I have just come back from a typical Chinese wedding banquet where shark fin soup was served. Didn’t see a single local diner refuse it. What amazes me about it is that it is totally insipid and you need to pour that red vinegar over it to give it some taste. I find it appalling that HK being so tiny and with such a relatively small population can have such a devastating consquence on the world’s eco-system with virtually nobody here giving a shit about it. I have no idea if the ever increasingly wealthy Mainlanders have a taste for this food, if they do, you can kiss goodbye to sharks in the next generation.

  5. Trevor

    You have never heard of Fairview Park ?! How long have you lived here ? It so large you can see the damned thing from space. It must be about 40+ years old and is looking decidedly tatty. The houses were all built by the company that makes lego and all the rooms are about a third smaller than similarly built houses in the West. Notice that the road leading to the development is full of holes? Due to some local Heung Yee Kuk shenanigans its ownership is disputed and nobody is willing to repair it. It occasionally gets blocked off by a few rent-a-mob local villagers, when the HYK gets pissed off about something, leaving residents stranded. If you still insist on living in this dump, do yourself a favour by keeping well away from hosues bordering the nearby swamp (Mai Po Marsh) as the mosquitoes will eat you alive. Also have a bloody good look at your future neighbours. Most of them keep dogs which bark all night long but there again if you live in SK you are probably used to it. Also dont be fooled if you go mid-week and find it peaceful. Many houses are kept as holiday homes by the locals and its party central at weekends with mahjong going 24/7. Have a look at nearby developments, Palm Springs and Maple Gardens. Better quality in every respect including the residents.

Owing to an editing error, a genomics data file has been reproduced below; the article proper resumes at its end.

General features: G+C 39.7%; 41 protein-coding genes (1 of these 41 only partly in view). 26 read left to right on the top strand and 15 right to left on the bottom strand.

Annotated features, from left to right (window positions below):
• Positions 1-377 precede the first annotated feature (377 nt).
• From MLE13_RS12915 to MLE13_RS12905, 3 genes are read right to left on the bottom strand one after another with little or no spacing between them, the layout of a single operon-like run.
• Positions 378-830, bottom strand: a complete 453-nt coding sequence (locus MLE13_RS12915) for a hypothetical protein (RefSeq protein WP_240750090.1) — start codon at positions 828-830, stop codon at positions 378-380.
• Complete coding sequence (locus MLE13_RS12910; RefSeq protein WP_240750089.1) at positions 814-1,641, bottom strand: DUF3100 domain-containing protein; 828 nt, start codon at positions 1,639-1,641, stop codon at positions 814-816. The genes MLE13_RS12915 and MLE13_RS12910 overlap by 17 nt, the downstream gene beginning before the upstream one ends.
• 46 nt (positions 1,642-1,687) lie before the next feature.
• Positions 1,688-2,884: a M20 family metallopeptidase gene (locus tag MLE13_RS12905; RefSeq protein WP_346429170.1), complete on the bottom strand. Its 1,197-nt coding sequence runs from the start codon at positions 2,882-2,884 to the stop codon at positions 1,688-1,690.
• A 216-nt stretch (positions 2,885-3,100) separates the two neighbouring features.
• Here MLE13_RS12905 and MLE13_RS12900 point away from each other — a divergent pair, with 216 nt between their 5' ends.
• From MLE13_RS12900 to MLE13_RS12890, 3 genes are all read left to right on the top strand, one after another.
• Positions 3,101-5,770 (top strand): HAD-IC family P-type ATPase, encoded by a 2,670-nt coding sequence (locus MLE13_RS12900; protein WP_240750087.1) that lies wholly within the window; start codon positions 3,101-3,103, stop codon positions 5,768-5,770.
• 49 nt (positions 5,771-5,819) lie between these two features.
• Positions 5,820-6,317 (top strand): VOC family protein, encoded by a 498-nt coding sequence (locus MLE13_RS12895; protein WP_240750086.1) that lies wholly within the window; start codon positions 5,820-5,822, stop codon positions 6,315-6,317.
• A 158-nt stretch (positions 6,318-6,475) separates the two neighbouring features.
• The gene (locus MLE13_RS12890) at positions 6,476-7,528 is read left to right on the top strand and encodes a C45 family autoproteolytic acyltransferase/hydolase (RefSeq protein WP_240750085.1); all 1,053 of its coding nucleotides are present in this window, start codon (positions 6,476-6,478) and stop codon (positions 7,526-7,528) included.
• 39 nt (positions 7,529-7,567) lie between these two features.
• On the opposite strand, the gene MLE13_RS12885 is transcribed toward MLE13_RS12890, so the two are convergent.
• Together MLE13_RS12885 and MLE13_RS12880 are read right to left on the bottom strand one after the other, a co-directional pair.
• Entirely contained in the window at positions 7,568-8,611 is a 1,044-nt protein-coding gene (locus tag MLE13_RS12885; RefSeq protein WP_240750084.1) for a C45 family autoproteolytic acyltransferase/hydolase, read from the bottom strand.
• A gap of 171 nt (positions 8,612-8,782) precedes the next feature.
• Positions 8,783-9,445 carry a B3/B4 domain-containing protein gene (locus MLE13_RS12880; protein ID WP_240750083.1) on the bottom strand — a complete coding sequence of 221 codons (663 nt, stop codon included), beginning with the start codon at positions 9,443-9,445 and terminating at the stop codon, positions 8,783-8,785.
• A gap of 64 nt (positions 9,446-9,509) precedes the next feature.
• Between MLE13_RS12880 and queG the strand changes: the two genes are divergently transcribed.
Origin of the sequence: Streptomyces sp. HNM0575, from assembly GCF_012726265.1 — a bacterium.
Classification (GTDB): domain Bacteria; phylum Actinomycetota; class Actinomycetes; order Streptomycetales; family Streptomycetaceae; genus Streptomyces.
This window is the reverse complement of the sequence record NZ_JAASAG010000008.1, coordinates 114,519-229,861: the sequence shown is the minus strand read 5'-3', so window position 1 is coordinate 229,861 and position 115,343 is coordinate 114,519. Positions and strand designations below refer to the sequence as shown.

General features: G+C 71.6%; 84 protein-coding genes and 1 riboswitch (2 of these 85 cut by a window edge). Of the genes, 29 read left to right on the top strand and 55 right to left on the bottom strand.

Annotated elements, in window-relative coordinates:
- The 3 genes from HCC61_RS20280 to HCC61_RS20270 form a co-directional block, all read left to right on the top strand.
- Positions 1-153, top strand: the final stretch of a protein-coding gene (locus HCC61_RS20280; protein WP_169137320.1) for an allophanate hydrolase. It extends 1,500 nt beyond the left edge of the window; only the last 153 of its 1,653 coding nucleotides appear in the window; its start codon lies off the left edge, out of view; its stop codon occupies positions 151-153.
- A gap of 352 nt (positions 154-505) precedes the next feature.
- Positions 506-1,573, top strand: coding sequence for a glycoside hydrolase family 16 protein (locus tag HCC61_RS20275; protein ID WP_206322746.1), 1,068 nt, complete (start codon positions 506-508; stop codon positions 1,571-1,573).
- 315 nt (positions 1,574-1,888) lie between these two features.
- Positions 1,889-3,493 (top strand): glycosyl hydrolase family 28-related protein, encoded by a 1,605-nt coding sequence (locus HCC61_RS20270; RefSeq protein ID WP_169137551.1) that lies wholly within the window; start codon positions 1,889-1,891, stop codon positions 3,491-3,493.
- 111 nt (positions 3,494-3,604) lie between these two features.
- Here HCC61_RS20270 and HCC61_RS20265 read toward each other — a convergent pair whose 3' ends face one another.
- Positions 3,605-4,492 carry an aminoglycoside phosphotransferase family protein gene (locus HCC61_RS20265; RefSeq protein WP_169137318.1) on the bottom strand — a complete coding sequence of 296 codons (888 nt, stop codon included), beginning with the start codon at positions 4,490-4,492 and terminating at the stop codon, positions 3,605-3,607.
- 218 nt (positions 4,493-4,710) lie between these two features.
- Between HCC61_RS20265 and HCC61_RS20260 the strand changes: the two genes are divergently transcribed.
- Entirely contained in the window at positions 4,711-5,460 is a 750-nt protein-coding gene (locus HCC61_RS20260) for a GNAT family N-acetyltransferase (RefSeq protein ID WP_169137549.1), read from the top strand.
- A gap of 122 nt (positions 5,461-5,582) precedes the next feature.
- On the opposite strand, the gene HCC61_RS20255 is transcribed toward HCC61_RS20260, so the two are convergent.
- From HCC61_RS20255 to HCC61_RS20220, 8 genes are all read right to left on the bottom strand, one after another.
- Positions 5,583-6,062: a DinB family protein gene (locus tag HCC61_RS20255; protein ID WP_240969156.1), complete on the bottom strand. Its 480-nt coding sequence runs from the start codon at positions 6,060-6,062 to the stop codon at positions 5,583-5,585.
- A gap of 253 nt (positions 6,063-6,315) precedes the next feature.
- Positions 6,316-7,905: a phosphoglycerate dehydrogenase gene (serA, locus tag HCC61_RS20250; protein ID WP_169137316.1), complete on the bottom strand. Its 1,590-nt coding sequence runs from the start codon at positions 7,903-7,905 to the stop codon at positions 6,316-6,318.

1. Spike Post author

      Thanks for the tips Trevor but as I wrote, Fairview Park itself is out of my price range and we were looking at neighboring developments such as Merry Garden and Palm Springs. It’s a moot point now because we signed a contract today for a place in Lam Tsuen. And yeah, I had never heard of Fairview Park before.

    1. Spike Post author

      Uh, no, I can’t, unless I want your comment to look as if it came from me instead of you! You can cut & paste or just leave it as it stands.